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Journal Article

Sources of gravitational radiation: Coalescing binaries


Schutz,  Bernard F.
Astrophysical Relativity, AEI-Golm, MPI for Gravitational Physics, Max Planck Society;
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Schutz, B. F. (1989). Sources of gravitational radiation: Coalescing binaries. Advances in Space Research, 9(9), 97-101. doi:10.1016/0273-1177(89)90012-4.

Cite as: https://hdl.handle.net/11858/00-001M-0000-0013-1081-A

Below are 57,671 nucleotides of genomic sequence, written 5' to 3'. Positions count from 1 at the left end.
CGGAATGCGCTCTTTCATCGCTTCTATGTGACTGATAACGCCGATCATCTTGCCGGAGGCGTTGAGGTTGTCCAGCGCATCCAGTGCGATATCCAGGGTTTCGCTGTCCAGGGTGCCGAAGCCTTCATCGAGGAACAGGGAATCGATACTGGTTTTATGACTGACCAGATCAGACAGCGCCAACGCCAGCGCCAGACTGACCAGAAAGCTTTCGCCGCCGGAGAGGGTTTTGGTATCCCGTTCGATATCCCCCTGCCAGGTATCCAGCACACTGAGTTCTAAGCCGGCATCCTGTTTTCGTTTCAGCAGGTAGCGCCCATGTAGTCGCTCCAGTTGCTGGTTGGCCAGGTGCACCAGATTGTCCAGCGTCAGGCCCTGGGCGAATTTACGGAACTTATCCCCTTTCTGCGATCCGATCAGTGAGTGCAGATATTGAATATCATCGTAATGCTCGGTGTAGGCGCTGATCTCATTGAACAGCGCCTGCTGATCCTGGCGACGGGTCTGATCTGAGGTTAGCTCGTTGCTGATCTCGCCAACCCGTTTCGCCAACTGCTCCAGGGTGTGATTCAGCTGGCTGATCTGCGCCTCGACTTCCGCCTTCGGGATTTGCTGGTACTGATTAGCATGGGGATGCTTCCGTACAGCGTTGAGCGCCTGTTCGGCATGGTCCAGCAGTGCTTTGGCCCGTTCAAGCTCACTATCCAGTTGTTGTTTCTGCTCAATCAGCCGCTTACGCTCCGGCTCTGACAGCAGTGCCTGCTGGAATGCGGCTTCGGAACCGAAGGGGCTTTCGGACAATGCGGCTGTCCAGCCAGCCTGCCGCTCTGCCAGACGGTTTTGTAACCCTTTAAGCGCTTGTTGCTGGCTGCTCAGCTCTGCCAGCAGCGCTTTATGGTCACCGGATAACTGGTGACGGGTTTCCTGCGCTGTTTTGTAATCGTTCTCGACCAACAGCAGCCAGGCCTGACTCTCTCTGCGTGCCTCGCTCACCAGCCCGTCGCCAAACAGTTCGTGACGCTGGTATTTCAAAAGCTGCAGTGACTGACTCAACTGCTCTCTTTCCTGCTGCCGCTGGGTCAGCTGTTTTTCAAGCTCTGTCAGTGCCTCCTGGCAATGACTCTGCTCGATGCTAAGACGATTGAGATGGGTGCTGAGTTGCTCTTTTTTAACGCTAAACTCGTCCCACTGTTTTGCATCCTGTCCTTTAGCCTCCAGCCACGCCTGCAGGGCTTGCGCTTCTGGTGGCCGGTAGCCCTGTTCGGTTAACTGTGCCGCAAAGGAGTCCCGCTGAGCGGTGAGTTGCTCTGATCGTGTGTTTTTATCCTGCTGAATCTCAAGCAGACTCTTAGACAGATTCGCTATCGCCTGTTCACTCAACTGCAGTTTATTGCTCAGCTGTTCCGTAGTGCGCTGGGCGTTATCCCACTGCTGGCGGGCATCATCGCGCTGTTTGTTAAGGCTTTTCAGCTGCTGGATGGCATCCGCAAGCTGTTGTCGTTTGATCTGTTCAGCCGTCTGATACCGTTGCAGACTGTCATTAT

Binaries consisting of compact objects — neutron stars, or black holes — seem likely to become the source of gravitational radiation most frequently observed in the late 1990's by the ground-based, laser-interferometric detectors now under development. The radiation comes from the orbital motion as the stars spiral together due to gravitational radiation reaction. The low frequencies observable from space make new classes of binaries detectable, such as coalescing massive black holes, and make it possible that several coalescencing systems with relatively long times to coalescence could be detected in our own galaxy. I examine the prospects for detecting such sources with various types of space-based detectors, and then consider the sorts of things we could learn from them, including new tests of general relativity.